“They were told a month or so ago that if they continued going to work every single day that they were scheduled, at the end of three months, they would get hazard pay, so him and my mom continued to go to work,” Khuninh-Nguyen said.
Khuninh-Nguyen said her father developed a light cough on Sunday, April 19, but didn’t immediately think anything of it. Two days later, she said her father was running a temperature above 100 degrees. He got up and went to work but was sent home. When Khuninh-Nguyen talked to her father that Wednesday, the day he was tested for COVID-19, she said he “seemed fine.”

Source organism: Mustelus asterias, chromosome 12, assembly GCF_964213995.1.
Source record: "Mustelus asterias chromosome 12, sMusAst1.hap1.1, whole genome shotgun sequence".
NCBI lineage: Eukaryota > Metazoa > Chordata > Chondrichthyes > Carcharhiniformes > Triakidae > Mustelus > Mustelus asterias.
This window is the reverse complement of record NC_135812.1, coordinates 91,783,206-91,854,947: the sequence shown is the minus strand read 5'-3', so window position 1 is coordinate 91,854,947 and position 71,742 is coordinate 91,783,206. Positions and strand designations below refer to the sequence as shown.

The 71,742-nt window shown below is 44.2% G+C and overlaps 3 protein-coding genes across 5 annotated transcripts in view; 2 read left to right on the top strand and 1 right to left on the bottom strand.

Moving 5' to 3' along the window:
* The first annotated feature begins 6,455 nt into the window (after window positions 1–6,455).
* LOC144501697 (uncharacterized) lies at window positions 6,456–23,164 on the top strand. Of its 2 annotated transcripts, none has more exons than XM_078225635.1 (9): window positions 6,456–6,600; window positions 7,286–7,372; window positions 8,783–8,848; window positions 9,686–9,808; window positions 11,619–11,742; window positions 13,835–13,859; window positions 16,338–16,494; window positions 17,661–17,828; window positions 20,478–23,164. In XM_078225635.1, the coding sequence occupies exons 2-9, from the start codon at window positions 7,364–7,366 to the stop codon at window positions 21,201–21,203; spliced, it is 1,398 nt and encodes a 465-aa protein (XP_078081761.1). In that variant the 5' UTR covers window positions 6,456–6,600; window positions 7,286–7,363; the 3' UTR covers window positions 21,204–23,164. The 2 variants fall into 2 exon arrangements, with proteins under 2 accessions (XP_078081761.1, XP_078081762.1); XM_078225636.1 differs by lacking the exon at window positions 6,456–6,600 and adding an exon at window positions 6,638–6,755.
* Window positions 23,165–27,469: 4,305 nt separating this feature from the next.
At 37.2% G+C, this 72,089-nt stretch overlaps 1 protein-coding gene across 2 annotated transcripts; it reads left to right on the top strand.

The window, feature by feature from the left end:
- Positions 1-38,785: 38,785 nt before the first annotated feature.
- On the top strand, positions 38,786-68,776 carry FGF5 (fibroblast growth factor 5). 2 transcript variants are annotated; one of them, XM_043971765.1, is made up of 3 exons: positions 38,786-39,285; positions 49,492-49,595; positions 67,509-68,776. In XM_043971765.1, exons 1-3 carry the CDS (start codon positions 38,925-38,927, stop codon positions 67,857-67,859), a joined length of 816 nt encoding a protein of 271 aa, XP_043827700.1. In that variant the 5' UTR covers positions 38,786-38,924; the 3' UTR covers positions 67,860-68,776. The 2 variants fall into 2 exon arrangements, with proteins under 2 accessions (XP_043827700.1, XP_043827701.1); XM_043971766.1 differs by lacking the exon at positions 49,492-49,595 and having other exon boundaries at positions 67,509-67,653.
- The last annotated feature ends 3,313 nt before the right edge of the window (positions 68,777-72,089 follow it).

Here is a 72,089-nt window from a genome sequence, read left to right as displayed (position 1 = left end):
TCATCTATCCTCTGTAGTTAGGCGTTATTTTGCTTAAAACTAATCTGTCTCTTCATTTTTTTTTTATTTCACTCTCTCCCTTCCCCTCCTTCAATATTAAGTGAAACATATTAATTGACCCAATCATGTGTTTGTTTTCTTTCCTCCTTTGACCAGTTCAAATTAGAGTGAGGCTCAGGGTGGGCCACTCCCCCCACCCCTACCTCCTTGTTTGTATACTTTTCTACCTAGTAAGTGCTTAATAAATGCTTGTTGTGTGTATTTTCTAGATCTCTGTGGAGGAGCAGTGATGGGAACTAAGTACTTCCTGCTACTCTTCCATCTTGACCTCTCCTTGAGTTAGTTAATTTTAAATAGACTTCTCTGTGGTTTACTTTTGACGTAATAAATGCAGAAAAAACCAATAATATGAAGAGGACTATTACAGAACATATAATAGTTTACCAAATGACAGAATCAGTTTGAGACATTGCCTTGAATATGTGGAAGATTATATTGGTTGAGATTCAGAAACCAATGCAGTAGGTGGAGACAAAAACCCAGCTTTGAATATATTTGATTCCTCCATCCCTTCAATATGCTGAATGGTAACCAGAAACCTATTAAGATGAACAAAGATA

After her mother returned home from her shift around 1 a.m. Saturday, she found her husband in his recliner. She was unable to wake him. Khuninh-Nguyen’s older sister touched her father’s hands, which were “ice cold.” She felt him for a pulse but couldn’t detect one.
“My mom was like, ‘Why won’t he wake up?’ ” Khuninh-Nguyen said.
An ambulance crew arrived at the home and just shook their heads, according to Khuninh-Nguyen. She said her mother looked at her sister and asked, “Why aren’t they doing anything to him?”
“My sister said, ‘He’s already gone.’ My mom was just shocked,” she said.
MITIGATION EFFORTS QUESTIONED
A 67-year-old Tyson worker, who was an acquaintance of Khuninh, tested positive for the virus on April 22.